Serum lipid peroxidation and antioxidant potential levels in hyperemesis gravidarum

Guney M., Oral B., Mungan T.

AMERICAN JOURNAL OF PERINATOLOGY, vol.24, no.5, pp.283-289, 2007 (Peer-Reviewed Journal) identifier identifier identifier

  • Publication Type: Article / Article
  • Volume: 24 Issue: 5
  • Publication Date: 2007
  • Doi Number: 10.1055/s-2007-981429
  • Journal Indexes: Science Citation Index Expanded, Scopus
  • Page Numbers: pp.283-289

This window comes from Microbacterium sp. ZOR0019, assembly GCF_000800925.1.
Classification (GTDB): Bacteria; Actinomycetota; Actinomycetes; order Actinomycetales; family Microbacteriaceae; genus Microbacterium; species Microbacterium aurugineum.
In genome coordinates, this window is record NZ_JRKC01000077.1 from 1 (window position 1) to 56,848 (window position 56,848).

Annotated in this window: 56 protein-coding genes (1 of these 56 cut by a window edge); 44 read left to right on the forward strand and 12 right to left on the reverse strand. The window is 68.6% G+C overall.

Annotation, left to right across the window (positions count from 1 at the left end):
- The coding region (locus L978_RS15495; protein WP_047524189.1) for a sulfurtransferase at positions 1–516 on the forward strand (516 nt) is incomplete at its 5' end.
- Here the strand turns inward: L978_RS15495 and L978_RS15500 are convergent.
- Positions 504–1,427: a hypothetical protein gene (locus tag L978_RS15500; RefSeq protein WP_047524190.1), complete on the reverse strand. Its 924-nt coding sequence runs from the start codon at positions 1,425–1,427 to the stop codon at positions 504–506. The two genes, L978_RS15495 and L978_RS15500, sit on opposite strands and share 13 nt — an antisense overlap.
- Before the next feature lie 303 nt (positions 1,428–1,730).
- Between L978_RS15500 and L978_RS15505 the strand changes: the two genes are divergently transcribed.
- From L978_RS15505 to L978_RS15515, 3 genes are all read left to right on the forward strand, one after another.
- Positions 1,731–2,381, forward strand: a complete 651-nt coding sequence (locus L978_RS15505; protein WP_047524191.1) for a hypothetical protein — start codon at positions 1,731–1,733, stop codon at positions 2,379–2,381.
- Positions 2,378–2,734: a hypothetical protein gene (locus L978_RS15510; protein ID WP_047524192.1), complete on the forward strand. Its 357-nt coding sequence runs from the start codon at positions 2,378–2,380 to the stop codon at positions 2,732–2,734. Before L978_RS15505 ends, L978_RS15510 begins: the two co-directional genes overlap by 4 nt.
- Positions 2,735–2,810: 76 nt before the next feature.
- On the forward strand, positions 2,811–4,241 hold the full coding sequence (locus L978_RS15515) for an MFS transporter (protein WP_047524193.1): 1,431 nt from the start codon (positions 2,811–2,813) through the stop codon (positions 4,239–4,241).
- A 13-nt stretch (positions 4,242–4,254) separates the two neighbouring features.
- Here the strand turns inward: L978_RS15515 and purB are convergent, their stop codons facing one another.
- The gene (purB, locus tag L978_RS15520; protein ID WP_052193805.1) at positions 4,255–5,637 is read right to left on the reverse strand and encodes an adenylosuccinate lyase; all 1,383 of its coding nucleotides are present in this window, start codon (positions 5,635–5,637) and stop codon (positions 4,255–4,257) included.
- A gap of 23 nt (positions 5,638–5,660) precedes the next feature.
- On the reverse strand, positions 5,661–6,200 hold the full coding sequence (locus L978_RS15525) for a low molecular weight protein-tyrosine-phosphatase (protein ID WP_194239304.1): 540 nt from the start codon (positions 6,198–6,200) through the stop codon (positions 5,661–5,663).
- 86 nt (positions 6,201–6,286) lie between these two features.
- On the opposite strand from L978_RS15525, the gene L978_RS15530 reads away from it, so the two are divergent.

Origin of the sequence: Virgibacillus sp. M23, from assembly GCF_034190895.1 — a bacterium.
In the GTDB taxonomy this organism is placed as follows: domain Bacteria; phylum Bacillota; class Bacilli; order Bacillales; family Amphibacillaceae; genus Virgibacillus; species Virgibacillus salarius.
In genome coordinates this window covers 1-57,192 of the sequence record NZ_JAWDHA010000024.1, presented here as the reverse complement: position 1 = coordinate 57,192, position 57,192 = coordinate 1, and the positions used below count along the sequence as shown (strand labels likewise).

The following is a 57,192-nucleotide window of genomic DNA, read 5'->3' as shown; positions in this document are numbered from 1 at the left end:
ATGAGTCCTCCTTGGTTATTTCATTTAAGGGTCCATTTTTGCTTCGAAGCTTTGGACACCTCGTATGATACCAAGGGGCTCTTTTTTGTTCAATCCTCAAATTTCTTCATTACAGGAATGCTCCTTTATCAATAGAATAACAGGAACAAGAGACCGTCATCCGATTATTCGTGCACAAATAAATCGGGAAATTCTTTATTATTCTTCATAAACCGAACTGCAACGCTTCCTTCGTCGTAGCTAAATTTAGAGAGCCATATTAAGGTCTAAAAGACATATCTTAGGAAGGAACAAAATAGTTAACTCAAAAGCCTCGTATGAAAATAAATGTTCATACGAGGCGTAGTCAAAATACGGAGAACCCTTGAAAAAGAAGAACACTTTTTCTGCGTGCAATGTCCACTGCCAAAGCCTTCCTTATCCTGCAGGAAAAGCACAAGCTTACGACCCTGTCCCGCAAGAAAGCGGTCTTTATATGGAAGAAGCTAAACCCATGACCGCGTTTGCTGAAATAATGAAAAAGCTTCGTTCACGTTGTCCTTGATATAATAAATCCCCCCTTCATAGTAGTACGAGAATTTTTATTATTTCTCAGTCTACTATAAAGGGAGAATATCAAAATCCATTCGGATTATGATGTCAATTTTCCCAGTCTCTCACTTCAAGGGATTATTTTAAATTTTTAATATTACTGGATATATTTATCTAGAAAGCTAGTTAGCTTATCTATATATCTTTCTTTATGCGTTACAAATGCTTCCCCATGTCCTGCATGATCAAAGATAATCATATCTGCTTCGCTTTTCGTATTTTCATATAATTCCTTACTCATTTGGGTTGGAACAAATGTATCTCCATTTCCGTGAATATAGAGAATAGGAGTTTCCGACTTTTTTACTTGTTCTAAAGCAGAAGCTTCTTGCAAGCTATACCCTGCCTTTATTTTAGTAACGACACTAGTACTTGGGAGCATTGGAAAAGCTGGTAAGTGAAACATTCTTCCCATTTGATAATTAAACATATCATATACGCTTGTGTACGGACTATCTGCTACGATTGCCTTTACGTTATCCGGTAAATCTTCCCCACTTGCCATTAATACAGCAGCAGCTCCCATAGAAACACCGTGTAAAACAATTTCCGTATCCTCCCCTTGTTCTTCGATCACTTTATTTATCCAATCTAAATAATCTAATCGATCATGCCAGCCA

Hyperemesis gravidarum (HEG) is a severe form of nausea and vomiting with unknown etiology. Recent studies have suggested that there might be an etiologic role for Helicobacter pylori (HP) in HEG. HP is a Gram-negative bacterium that colonizes the gastric mucosa, increases the generation of reactive oxygen species (ROS), and decreases plasma antioxidants such as ascorbic acid. The aim of this study was to investigate plasma ROS activities and antioxidant status, and their relationship with HP infection, in HEG womens. Twenty-five HEG women, 20 gestational age- and gravida-matched healthy pregnant controls, and 15 nonpregnant women were examined for specific immunoglobulin G (IgG) against HP, serum malondialdehyde (MDA) as a measure of lipid peroxidation, and activity of antioxidant enzymes superoxide dismutase (SOD), glutathione peroxidase (GSH-Px), and catalase (CT). Compared with controls, the seropositivity of HP for IgG was significantly higher (P < 0.01) in pregnancies with HEG. When three study groups (including both HP+ and HP- patients) were compared with each other with respect to the study parameters, MDA concentration increased significantly in pregnant women when compared with control group (nonpregnant women; p < 0.01), as well as in HEG compared with healthy pregnant women (p < 0.01). The SOD, GSH-Fx, and CT activity were increased in the group of normal pregnant women versus the nonpregnant group (p < 0.01), but decreased significantly in the group of HEG pregnant women (p < 0.01). Serum MDA levels and SOD, GSH-Px, and CT activity were not affected by the seropositivity of HP for IgG in either group (P > 0.05). The results of the present study suggest that HEG is an oxidative stress condition, as reflected by the increased ROS activity and decreased antioxidant status, regardless of HP infection.